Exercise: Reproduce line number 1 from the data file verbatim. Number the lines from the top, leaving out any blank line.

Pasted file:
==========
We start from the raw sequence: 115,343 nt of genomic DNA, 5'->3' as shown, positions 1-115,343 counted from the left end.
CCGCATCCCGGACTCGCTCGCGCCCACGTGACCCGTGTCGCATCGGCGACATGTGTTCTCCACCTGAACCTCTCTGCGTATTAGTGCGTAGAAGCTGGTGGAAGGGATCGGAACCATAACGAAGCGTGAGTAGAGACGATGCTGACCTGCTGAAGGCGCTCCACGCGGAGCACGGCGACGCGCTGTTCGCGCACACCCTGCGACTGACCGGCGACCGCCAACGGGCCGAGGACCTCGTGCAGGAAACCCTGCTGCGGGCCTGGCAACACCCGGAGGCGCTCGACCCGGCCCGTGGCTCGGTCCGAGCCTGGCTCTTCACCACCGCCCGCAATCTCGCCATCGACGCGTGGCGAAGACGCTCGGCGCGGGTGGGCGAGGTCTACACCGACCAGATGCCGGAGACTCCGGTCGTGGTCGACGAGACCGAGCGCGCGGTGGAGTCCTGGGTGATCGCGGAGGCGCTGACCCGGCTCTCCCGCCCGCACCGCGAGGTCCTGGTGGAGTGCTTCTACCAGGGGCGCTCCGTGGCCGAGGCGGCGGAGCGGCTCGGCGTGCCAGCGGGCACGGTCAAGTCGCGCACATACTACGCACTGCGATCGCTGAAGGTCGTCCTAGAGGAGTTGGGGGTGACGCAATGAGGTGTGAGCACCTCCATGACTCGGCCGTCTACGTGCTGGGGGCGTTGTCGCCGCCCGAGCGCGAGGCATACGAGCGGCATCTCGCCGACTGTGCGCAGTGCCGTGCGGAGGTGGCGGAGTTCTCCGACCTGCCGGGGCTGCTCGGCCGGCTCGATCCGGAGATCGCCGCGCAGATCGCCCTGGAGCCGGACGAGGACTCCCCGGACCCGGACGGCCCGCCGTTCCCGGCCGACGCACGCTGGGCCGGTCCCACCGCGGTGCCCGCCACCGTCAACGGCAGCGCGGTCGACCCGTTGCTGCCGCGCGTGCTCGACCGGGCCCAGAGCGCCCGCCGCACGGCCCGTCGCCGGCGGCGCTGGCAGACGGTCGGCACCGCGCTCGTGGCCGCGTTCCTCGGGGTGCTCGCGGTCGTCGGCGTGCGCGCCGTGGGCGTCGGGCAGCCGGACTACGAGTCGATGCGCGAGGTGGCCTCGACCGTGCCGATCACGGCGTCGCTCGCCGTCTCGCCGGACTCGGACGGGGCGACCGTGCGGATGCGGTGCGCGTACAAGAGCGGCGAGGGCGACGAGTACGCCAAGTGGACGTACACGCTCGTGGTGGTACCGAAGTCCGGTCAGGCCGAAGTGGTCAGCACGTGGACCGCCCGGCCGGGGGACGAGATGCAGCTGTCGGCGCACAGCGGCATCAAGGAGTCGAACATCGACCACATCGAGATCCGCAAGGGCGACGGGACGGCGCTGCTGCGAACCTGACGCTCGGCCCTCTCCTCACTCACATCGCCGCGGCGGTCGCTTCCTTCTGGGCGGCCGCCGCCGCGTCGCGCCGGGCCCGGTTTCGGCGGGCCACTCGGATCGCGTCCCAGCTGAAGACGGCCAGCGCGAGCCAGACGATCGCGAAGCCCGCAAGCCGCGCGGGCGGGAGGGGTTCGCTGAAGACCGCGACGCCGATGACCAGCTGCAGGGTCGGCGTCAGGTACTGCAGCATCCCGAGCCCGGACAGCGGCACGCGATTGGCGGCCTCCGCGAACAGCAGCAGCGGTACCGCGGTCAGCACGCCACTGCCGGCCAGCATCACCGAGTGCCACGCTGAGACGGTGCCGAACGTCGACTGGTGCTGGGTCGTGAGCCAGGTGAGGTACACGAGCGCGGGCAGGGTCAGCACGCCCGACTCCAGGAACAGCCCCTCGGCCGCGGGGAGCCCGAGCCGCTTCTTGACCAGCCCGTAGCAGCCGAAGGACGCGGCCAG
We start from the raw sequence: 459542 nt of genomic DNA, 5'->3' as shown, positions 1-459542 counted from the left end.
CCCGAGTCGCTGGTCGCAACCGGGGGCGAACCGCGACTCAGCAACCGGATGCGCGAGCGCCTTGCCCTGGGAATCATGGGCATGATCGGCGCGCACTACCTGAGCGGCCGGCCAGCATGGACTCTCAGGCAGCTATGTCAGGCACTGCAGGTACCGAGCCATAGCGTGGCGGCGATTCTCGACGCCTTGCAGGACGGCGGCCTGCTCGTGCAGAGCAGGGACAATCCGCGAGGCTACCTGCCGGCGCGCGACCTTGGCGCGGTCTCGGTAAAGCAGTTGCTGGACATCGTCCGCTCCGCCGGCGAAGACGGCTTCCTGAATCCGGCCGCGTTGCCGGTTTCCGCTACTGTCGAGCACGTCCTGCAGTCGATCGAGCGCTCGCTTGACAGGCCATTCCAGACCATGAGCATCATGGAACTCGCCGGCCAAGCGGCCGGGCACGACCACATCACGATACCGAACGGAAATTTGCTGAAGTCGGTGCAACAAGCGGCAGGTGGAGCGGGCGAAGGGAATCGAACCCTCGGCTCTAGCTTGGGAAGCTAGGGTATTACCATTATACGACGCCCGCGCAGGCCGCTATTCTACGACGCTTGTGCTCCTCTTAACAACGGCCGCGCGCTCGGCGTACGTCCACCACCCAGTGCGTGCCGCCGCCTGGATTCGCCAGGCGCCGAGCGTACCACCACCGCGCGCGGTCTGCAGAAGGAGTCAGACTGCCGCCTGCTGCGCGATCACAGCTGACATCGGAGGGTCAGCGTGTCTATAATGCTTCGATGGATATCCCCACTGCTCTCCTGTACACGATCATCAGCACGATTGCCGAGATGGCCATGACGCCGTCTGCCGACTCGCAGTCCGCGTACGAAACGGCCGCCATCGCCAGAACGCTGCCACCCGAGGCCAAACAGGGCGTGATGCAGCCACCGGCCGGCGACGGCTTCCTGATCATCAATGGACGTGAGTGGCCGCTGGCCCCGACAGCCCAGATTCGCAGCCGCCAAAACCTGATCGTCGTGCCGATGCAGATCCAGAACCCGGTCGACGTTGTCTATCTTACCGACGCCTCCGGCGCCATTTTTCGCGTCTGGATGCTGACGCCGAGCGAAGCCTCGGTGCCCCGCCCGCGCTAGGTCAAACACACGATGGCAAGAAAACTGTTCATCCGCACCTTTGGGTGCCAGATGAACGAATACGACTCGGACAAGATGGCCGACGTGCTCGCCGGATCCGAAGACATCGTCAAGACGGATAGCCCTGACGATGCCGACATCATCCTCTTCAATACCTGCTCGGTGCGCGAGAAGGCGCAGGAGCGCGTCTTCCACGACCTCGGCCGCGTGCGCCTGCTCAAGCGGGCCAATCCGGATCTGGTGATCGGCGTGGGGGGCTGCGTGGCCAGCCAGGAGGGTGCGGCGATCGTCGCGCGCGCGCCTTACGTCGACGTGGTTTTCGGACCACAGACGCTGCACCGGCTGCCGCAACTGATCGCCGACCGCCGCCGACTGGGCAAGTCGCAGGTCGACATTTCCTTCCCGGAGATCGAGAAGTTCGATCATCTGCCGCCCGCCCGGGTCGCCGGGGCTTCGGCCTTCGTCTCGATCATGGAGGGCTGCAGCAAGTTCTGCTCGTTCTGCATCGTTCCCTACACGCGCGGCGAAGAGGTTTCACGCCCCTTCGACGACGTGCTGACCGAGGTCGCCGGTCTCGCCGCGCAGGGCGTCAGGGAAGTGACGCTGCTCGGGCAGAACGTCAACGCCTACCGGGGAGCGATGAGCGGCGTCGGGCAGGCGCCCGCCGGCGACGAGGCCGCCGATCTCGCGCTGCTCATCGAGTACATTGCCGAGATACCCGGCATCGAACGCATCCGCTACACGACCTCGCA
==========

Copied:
We start from the raw sequence: 115,343 nt of genomic DNA, 5'->3' as shown, positions 1-115,343 counted from the left end.